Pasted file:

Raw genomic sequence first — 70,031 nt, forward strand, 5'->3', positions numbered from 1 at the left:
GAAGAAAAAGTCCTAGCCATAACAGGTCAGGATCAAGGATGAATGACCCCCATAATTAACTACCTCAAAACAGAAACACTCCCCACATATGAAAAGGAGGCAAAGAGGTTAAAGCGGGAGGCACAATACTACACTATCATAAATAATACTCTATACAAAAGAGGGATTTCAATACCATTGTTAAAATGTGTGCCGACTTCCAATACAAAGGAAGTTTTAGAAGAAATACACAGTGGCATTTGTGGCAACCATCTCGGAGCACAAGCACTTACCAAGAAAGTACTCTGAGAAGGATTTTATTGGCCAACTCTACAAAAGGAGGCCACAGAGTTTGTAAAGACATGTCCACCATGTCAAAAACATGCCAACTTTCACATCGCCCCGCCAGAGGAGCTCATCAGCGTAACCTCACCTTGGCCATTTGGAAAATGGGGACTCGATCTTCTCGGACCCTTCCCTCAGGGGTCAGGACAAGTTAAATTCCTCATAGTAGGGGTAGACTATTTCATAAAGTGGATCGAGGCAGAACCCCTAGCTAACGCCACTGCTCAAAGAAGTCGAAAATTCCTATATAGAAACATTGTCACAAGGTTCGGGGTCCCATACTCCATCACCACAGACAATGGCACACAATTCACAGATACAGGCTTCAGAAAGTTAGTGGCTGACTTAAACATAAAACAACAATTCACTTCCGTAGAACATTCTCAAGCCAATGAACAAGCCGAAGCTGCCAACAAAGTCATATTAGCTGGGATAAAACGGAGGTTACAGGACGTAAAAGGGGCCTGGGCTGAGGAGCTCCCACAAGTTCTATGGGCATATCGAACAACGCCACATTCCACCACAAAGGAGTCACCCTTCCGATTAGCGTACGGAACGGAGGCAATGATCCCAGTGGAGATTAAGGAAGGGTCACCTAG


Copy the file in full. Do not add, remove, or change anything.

Raw genomic sequence first — 70,031 nt, forward strand, 5'->3', positions numbered from 1 at the left:
GAAGAAAAAGTCCTAGCCATAACAGGTCAGGATCAAGGATGAATGACCCCCATAATTAACTACCTCAAAACAGAAACACTCCCCACATATGAAAAGGAGGCAAAGAGGTTAAAGCGGGAGGCACAATACTACACTATCATAAATAATACTCTATACAAAAGAGGGATTTCAATACCATTGTTAAAATGTGTGCCGACTTCCAATACAAAGGAAGTTTTAGAAGAAATACACAGTGGCATTTGTGGCAACCATCTCGGAGCACAAGCACTTACCAAGAAAGTACTCTGAGAAGGATTTTATTGGCCAACTCTACAAAAGGAGGCCACAGAGTTTGTAAAGACATGTCCACCATGTCAAAAACATGCCAACTTTCACATCGCCCCGCCAGAGGAGCTCATCAGCGTAACCTCACCTTGGCCATTTGGAAAATGGGGACTCGATCTTCTCGGACCCTTCCCTCAGGGGTCAGGACAAGTTAAATTCCTCATAGTAGGGGTAGACTATTTCATAAAGTGGATCGAGGCAGAACCCCTAGCTAACGCCACTGCTCAAAGAAGTCGAAAATTCCTATATAGAAACATTGTCACAAGGTTCGGGGTCCCATACTCCATCACCACAGACAATGGCACACAATTCACAGATACAGGCTTCAGAAAGTTAGTGGCTGACTTAAACATAAAACAACAATTCACTTCCGTAGAACATTCTCAAGCCAATGAACAAGCCGAAGCTGCCAACAAAGTCATATTAGCTGGGATAAAACGGAGGTTACAGGACGTAAAAGGGGCCTGGGCTGAGGAGCTCCCACAAGTTCTATGGGCATATCGAACAACGCCACATTCCACCACAAAGGAGTCACCCTTCCGATTAGCGTACGGAACGGAGGCAATGATCCCAGTGGAGATTAAGGAAGGGTCACCTAG